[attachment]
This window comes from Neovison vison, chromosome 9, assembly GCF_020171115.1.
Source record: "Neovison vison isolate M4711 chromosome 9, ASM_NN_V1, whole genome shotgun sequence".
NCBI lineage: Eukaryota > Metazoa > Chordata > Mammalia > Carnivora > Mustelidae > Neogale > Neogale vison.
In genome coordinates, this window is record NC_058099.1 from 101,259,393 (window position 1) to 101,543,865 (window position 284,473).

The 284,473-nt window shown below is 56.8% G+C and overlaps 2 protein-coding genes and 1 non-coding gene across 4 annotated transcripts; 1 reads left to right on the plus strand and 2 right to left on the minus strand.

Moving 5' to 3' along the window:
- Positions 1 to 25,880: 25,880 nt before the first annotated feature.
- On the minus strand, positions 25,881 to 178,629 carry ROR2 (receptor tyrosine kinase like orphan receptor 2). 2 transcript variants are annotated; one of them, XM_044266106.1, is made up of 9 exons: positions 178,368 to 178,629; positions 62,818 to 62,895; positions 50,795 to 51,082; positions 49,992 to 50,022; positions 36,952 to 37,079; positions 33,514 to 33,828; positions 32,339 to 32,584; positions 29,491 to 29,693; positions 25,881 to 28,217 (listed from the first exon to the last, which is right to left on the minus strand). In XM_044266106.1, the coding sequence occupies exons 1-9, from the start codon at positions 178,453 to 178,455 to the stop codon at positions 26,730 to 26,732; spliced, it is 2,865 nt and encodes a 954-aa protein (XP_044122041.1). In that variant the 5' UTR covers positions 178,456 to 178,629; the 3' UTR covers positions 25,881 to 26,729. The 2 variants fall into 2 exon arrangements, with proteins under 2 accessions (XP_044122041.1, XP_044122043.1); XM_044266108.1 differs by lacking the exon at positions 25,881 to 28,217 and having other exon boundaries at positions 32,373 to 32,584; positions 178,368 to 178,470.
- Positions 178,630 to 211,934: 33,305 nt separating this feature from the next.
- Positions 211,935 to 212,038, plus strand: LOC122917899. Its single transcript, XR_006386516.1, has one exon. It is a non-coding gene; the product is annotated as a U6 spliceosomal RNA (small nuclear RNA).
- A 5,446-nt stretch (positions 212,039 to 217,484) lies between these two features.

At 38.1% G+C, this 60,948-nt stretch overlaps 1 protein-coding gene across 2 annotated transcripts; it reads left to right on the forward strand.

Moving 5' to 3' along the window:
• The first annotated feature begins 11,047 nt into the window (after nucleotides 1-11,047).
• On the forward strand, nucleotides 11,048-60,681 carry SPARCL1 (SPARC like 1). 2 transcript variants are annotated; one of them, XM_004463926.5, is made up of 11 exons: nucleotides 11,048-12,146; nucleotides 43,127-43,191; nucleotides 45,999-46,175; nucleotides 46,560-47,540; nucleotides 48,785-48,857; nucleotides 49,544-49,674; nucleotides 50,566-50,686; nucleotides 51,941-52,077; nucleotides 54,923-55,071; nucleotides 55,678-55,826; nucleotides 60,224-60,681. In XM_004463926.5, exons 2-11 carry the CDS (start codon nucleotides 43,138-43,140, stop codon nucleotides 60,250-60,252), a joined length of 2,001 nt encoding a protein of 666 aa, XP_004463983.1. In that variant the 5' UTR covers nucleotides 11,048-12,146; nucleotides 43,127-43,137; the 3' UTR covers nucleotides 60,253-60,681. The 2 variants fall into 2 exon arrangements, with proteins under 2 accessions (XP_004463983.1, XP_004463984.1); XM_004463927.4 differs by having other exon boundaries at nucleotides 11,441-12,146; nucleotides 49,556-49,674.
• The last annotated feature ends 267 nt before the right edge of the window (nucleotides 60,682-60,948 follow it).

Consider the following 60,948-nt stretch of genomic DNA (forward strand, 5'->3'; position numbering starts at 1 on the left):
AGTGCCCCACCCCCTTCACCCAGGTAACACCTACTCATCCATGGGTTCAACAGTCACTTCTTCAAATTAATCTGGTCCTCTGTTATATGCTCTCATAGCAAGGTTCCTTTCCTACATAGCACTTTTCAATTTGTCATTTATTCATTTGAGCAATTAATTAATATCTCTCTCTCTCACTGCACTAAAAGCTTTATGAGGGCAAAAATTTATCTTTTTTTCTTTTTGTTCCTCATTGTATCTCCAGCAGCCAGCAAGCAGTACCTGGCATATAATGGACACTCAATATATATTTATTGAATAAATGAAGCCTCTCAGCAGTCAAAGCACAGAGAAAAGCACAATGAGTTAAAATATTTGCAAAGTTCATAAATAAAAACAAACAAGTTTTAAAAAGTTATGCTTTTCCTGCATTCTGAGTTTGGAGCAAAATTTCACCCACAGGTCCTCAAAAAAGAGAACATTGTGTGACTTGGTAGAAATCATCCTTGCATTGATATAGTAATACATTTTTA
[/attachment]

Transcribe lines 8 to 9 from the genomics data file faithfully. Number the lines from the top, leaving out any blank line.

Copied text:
- On the minus strand, positions 25,881 to 178,629 carry ROR2 (receptor tyrosine kinase like orphan receptor 2). 2 transcript variants are annotated; one of them, XM_044266106.1, is made up of 9 exons: positions 178,368 to 178,629; positions 62,818 to 62,895; positions 50,795 to 51,082; positions 49,992 to 50,022; positions 36,952 to 37,079; positions 33,514 to 33,828; positions 32,339 to 32,584; positions 29,491 to 29,693; positions 25,881 to 28,217 (listed from the first exon to the last, which is right to left on the minus strand). In XM_044266106.1, the coding sequence occupies exons 1-9, from the start codon at positions 178,453 to 178,455 to the stop codon at positions 26,730 to 26,732; spliced, it is 2,865 nt and encodes a 954-aa protein (XP_044122041.1). In that variant the 5' UTR covers positions 178,456 to 178,629; the 3' UTR covers positions 25,881 to 26,729. The 2 variants fall into 2 exon arrangements, with proteins under 2 accessions (XP_044122041.1, XP_044122043.1); XM_044266108.1 differs by lacking the exon at positions 25,881 to 28,217 and having other exon boundaries at positions 32,373 to 32,584; positions 178,368 to 178,470.
- Positions 178,630 to 211,934: 33,305 nt separating this feature from the next.